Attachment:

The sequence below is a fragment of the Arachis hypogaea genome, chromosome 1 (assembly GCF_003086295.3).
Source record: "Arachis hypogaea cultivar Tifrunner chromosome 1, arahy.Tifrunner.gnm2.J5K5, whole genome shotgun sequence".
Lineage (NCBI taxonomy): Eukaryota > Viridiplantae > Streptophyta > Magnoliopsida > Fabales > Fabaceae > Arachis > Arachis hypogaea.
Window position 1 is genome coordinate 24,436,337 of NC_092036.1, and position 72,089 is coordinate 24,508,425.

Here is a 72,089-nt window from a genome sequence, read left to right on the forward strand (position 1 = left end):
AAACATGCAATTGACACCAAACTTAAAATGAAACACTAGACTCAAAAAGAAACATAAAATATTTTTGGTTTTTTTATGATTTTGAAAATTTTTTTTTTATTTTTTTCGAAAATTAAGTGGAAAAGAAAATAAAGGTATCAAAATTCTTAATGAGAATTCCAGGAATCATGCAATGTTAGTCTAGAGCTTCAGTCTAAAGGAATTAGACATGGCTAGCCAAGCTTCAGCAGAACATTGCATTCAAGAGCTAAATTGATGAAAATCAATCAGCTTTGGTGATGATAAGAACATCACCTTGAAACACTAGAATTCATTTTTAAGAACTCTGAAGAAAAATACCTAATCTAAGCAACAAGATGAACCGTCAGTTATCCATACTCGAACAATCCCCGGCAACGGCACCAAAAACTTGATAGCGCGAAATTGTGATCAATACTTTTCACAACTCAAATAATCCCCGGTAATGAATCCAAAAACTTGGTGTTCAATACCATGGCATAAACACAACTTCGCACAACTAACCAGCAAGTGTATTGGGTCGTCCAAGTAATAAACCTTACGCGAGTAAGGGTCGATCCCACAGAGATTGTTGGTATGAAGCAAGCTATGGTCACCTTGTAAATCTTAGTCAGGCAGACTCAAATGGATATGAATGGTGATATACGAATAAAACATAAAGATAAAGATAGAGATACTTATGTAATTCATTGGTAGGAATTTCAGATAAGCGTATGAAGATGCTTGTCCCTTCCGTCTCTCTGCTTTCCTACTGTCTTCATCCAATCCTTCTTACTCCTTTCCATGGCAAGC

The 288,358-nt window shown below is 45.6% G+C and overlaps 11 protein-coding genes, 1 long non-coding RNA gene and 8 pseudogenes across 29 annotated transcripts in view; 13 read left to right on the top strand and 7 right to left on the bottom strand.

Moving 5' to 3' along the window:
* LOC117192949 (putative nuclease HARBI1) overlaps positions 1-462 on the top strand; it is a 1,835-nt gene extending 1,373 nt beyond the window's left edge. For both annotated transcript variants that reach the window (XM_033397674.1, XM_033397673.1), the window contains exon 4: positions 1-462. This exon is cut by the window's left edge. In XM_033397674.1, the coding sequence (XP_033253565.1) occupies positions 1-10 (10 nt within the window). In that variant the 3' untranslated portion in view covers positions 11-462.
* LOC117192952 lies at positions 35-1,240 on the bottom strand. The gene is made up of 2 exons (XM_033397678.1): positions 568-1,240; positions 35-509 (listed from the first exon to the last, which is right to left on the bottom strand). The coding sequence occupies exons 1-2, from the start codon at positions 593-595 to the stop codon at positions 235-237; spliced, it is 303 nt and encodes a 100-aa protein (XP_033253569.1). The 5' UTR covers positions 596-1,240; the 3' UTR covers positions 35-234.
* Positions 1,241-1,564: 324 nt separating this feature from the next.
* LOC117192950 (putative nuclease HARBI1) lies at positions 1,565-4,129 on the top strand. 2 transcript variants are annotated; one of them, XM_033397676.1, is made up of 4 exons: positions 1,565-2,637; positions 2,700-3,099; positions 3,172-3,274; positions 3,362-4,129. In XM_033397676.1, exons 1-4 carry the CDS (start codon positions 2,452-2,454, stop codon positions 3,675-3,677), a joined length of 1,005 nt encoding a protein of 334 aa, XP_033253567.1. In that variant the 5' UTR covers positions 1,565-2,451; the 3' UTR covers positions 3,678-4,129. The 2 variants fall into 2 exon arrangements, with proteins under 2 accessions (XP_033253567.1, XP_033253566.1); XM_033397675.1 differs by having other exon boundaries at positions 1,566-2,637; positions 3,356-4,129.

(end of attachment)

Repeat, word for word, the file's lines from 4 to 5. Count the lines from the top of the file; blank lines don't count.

Window position 1 is genome coordinate 24,436,337 of NC_092036.1, and position 72,089 is coordinate 24,508,425.

Here is a 72,089-nt window from a genome sequence, read left to right on the forward strand (position 1 = left end):